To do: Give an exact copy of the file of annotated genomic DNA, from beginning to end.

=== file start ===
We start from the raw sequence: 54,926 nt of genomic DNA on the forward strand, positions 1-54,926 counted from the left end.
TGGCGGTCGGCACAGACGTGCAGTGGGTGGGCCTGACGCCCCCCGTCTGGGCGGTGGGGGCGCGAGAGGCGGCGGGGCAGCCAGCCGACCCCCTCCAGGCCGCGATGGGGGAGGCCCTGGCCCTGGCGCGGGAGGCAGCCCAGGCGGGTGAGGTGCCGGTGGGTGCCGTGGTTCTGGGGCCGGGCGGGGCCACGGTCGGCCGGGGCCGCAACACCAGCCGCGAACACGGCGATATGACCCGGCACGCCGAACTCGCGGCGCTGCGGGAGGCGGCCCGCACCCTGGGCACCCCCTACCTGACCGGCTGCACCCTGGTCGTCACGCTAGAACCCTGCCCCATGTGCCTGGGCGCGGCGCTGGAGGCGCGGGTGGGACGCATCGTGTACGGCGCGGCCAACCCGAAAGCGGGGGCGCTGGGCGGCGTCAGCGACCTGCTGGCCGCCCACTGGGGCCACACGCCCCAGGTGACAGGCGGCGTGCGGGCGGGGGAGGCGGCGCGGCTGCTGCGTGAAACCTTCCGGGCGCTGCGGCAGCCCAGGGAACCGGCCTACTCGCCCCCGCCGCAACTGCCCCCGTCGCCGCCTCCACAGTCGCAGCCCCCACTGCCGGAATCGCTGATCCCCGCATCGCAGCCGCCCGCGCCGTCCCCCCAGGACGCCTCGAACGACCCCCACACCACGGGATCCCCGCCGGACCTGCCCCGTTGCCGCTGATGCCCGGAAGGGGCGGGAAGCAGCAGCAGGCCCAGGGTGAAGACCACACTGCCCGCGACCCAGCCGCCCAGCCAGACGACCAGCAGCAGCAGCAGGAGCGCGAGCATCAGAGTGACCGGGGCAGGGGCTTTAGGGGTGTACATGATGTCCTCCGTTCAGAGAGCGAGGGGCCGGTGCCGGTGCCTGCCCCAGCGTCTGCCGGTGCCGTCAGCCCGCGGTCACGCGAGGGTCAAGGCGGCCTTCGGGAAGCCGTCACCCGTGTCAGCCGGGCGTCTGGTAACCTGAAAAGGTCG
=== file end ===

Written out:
We start from the raw sequence: 54,926 nt of genomic DNA on the forward strand, positions 1-54,926 counted from the left end.
TGGCGGTCGGCACAGACGTGCAGTGGGTGGGCCTGACGCCCCCCGTCTGGGCGGTGGGGGCGCGAGAGGCGGCGGGGCAGCCAGCCGACCCCCTCCAGGCCGCGATGGGGGAGGCCCTGGCCCTGGCGCGGGAGGCAGCCCAGGCGGGTGAGGTGCCGGTGGGTGCCGTGGTTCTGGGGCCGGGCGGGGCCACGGTCGGCCGGGGCCGCAACACCAGCCGCGAACACGGCGATATGACCCGGCACGCCGAACTCGCGGCGCTGCGGGAGGCGGCCCGCACCCTGGGCACCCCCTACCTGACCGGCTGCACCCTGGTCGTCACGCTAGAACCCTGCCCCATGTGCCTGGGCGCGGCGCTGGAGGCGCGGGTGGGACGCATCGTGTACGGCGCGGCCAACCCGAAAGCGGGGGCGCTGGGCGGCGTCAGCGACCTGCTGGCCGCCCACTGGGGCCACACGCCCCAGGTGACAGGCGGCGTGCGGGCGGGGGAGGCGGCGCGGCTGCTGCGTGAAACCTTCCGGGCGCTGCGGCAGCCCAGGGAACCGGCCTACTCGCCCCCGCCGCAACTGCCCCCGTCGCCGCCTCCACAGTCGCAGCCCCCACTGCCGGAATCGCTGATCCCCGCATCGCAGCCGCCCGCGCCGTCCCCCCAGGACGCCTCGAACGACCCCCACACCACGGGATCCCCGCCGGACCTGCCCCGTTGCCGCTGATGCCCGGAAGGGGCGGGAAGCAGCAGCAGGCCCAGGGTGAAGACCACACTGCCCGCGACCCAGCCGCCCAGCCAGACGACCAGCAGCAGCAGCAGGAGCGCGAGCATCAGAGTGACCGGGGCAGGGGCTTTAGGGGTGTACATGATGTCCTCCGTTCAGAGAGCGAGGGGCCGGTGCCGGTGCCTGCCCCAGCGTCTGCCGGTGCCGTCAGCCCGCGGTCACGCGAGGGTCAAGGCGGCCTTCGGGAAGCCGTCACCCGTGTCAGCCGGGCGTCTGGTAACCTGAAAAGGTCG